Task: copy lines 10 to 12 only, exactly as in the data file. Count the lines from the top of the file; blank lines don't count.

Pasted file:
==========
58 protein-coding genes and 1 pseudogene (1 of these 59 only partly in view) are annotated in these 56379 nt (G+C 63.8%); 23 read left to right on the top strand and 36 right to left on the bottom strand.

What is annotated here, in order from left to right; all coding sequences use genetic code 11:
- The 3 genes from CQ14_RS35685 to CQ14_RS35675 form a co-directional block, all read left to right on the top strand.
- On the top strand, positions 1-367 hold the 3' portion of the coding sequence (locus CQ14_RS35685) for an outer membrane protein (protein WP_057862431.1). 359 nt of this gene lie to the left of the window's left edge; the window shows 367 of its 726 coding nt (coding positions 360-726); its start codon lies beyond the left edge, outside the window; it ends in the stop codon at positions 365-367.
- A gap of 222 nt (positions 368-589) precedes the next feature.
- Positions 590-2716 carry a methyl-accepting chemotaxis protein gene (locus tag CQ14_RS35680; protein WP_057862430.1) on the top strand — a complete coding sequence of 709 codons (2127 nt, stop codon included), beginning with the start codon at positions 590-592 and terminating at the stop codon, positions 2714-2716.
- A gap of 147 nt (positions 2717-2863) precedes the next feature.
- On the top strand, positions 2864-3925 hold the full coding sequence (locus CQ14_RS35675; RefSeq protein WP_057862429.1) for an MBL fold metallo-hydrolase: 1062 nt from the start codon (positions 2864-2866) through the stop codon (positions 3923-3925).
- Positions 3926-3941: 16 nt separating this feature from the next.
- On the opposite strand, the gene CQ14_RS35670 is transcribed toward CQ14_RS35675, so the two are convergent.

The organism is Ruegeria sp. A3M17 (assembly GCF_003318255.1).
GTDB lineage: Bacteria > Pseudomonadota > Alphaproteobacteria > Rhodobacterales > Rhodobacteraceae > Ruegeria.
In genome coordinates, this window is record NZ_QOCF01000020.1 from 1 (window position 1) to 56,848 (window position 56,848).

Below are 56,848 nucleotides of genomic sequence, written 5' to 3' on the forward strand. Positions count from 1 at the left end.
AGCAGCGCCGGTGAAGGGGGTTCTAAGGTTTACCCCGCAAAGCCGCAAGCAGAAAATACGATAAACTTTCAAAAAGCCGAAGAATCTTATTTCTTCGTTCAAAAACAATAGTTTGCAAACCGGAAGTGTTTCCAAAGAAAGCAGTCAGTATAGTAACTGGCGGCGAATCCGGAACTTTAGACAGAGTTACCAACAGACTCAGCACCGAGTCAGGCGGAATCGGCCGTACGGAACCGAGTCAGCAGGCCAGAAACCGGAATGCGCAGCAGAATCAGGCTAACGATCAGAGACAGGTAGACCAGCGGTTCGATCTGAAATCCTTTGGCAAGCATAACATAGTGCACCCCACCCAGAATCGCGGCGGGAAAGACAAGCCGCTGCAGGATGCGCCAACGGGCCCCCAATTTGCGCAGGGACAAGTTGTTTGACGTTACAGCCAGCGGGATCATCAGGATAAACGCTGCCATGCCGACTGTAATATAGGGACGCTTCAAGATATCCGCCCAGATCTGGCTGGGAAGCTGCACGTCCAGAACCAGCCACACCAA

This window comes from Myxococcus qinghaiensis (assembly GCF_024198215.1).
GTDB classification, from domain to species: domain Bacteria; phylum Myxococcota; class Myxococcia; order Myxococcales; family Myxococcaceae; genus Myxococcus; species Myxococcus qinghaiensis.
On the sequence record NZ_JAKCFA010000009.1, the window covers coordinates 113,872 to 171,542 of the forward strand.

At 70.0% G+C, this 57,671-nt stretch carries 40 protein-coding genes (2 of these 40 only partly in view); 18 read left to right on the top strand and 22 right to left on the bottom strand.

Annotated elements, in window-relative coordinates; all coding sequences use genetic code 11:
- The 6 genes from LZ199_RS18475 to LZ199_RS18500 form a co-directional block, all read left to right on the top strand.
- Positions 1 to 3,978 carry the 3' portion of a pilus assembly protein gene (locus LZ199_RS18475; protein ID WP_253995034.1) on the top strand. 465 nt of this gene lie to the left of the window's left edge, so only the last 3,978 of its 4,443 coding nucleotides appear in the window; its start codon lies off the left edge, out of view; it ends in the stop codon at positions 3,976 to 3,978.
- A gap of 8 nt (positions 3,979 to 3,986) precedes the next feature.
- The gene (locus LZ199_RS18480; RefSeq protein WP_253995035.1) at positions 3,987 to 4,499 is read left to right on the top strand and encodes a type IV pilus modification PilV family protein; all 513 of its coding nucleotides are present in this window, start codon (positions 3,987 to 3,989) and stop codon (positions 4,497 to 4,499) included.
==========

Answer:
- On the opposite strand, the gene CQ14_RS35670 is transcribed toward CQ14_RS35675, so the two are convergent.

The organism is Ruegeria sp. A3M17 (assembly GCF_003318255.1).
GTDB lineage: Bacteria > Pseudomonadota > Alphaproteobacteria > Rhodobacterales > Rhodobacteraceae > Ruegeria.